Jack Pinto, 6, one of the victims of the Newtown, Connecticut, shooting rampage.
The 20 school kids slaughtered in their classrooms in Connecticut -- and many other children who die of gun violence every day -- are a sacrifice that some Americans feel is "worth it" for their personal dreams of waging some violent revolution sometime in the future, whether from the Right or the Left.
Some of these revolutionary dreamers may have watched movies like "Red Dawn" too many times and are obsessed with absurd plots about North Korea, Cuba or maybe the United Nations invading and conquering the United States. Others look forward to the collapse of the world economy, followed by some armed uprising of the dispossessed.
Thus, whenever anyone suggests that perhaps some common-sense gun control might at least begin ratcheting down the numbers of victims, there is an angry reaction from believers in this romanticized idea of armed revolution. You're accused of wanting to disarm the American people and put them under the boot of totalitarianism. So, to stay armed in anticipation of such eventualities, elements of the Right and the Left are saying, in effect, that the ongoing butchery of American children and thousands of other innocents each year is just part of the price for "liberty" or "justice" or whatever.
Especially on the Right, there also has been a cottage industry of concocting a false or misleading history about the Second Amendment, with quotes from Framers cherry-picked or simply fabricated to suggest that the men who wrote the Constitution and the Bill of Rights wanted an armed population to do battle with the U.S. government.
The actual history indicates nearly the opposite, that the Framers were deeply concerned about the violent disorder that surfaced in Shays' Rebellion when poor veterans and farmers rose up in western Massachusetts. The revolt was subdued by an ad hoc army assembled by wealthy Bostonians in early 1787, just weeks before the Constitutional Convention convened in Philadelphia.
George Washington, who followed Shays' Rebellion closely, was alarmed by the spreading unrest, thinking it might validate the predictions of the European powers that the new United States would collapse amid internal strife, pitting the rich against the poor and regions against one another.
Any review of Washington's writings in the years after the Revolution show him fretting about civil and economic chaos and the dangers they posed to the country's hard-won independence. [See Consortiumnews.com's "The Right's Second Amendment Lies" and Robert Parry's America's Stolen Narrative.]
It is within the context of these concerns that the writing of the U.S. Constitution must be understood. The new governing document marked a thorough rejection of the states'-rights-oriented Articles of Confederation in favor a strong central government that could hold the nation together and address its economic needs.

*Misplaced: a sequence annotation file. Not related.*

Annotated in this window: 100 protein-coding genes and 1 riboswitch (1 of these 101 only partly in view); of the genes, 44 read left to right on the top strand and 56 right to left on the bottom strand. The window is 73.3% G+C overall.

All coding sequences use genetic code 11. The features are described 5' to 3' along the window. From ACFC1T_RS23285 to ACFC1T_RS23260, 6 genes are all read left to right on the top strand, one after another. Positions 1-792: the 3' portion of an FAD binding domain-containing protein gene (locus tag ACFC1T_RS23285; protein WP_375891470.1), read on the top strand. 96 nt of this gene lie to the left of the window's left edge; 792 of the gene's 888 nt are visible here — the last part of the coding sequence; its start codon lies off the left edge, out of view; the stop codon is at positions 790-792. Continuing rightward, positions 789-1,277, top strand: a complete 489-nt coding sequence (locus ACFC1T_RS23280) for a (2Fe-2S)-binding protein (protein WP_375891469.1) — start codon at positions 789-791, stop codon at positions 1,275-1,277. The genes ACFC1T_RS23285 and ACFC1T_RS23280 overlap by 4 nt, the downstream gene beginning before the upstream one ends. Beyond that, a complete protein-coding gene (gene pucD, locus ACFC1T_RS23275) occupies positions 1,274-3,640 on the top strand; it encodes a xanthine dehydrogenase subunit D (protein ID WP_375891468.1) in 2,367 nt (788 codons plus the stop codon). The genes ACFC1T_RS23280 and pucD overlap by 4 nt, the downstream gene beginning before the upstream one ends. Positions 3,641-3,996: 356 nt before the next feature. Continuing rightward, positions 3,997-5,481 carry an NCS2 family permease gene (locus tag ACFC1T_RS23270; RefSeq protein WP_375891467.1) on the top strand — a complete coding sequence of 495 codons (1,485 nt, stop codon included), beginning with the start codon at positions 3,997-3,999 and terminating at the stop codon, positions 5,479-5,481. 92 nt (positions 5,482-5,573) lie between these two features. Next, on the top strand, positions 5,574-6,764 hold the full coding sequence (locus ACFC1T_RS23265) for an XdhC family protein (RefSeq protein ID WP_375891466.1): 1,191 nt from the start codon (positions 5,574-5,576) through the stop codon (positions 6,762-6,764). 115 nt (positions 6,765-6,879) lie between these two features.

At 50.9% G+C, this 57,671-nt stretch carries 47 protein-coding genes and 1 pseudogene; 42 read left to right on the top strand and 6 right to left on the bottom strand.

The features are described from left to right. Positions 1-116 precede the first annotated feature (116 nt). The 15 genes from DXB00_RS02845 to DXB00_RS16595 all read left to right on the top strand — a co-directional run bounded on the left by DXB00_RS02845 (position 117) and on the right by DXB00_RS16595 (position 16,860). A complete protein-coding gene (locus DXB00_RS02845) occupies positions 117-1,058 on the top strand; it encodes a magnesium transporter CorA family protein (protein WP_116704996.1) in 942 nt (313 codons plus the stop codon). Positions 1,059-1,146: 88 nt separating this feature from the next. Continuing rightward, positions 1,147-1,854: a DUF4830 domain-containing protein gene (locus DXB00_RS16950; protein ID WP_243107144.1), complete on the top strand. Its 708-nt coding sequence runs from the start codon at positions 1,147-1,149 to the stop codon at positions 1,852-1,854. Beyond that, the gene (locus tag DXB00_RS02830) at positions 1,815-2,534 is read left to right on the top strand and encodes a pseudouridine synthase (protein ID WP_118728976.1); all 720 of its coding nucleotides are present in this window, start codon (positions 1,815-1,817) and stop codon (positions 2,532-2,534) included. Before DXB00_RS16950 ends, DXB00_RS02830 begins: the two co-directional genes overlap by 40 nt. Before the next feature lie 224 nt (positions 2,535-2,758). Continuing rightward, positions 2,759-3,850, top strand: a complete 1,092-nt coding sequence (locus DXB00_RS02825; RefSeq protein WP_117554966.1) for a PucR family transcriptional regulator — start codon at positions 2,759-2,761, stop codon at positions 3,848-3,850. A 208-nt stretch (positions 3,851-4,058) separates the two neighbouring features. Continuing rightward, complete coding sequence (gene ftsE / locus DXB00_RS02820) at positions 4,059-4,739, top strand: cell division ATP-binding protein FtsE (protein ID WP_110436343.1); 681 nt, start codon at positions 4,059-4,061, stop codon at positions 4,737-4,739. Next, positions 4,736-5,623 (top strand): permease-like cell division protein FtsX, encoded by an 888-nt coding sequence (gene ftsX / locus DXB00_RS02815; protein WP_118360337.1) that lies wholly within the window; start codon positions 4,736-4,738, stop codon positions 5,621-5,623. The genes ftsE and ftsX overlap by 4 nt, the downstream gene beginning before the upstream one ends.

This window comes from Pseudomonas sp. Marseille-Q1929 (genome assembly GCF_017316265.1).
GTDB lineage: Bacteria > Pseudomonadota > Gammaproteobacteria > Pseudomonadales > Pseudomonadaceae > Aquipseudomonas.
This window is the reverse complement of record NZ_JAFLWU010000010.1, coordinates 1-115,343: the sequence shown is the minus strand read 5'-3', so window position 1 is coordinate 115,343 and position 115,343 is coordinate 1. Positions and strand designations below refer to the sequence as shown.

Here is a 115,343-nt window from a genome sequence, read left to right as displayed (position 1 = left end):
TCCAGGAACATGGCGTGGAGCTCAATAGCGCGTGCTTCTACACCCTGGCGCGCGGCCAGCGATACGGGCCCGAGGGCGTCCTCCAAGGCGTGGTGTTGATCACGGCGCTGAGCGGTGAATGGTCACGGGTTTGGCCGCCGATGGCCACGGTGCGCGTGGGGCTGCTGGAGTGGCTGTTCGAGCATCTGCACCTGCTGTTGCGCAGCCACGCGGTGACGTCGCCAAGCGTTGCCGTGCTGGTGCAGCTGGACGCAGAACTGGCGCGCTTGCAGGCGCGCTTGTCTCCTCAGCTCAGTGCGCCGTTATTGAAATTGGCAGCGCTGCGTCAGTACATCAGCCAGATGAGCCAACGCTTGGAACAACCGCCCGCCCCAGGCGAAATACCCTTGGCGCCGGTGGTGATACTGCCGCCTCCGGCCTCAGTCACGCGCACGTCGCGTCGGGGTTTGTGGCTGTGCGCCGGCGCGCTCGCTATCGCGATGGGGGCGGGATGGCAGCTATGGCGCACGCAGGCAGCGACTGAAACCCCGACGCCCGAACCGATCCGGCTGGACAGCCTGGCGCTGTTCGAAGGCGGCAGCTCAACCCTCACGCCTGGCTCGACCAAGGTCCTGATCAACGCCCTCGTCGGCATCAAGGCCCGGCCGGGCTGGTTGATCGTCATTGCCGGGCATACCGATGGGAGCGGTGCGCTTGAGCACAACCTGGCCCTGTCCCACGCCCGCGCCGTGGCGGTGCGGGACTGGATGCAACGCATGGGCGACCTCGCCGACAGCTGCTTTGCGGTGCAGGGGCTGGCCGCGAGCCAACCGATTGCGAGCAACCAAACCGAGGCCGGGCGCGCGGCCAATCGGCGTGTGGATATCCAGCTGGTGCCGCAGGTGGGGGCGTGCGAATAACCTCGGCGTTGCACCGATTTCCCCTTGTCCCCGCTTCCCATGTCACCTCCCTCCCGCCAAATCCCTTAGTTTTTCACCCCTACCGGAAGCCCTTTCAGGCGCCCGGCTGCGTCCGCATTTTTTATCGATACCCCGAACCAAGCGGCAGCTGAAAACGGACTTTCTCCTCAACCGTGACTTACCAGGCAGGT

With Washington presiding at the convention, his fellow Virginian James Madison provided the architecture for the new system, which so radically altered the relationship between the central government and the states that a powerful opposition arose, called the Anti-Federalists, to block ratification of the Constitution.
To save his masterwork, Madison joined a sales campaign known as the Federalist Papers in which he not only extolled the economic advantages of the new system but sought to finesse the ardent opposition by downplaying how much power he had bestowed on the central government.
Though Madison did not believe a Bill of Rights was necessary, he agreed to add one to win over other skeptics. In effect, the first ten amendments represented concessions to both individual citizens and the states.
Some additions were mostly cosmetic like the Tenth Amendment which simply stated that powers not granted to the central government in the Constitution remained with the people and the states, a rather meaningless point since the Constitution included very expansive powers for federal authorities.
The Second Amendment could be viewed as mostly a concession to the states, ensuring the right of a "free State" to arm its citizens for the purpose of maintaining "security" through "a well-regulated Militia." Until 2008, U.S. Supreme Courts interpreted the Second Amendment's "right to bear arms" as a collective, not an individual, right.
After all, if the Framers had intended the Second Amendment to be what some Americans now wish it to be -- an invitation for citizens to take up arms against the U.S. government -- you would think that the preamble would be written quite differently.
Instead of "A well-regulated Militia being necessary to the security of a free State," the authors would have written something like, "An armed population necessary to wage war against an oppressive federal government or an unjust social order, the right to the people to keep and bear arms shall not be infringed."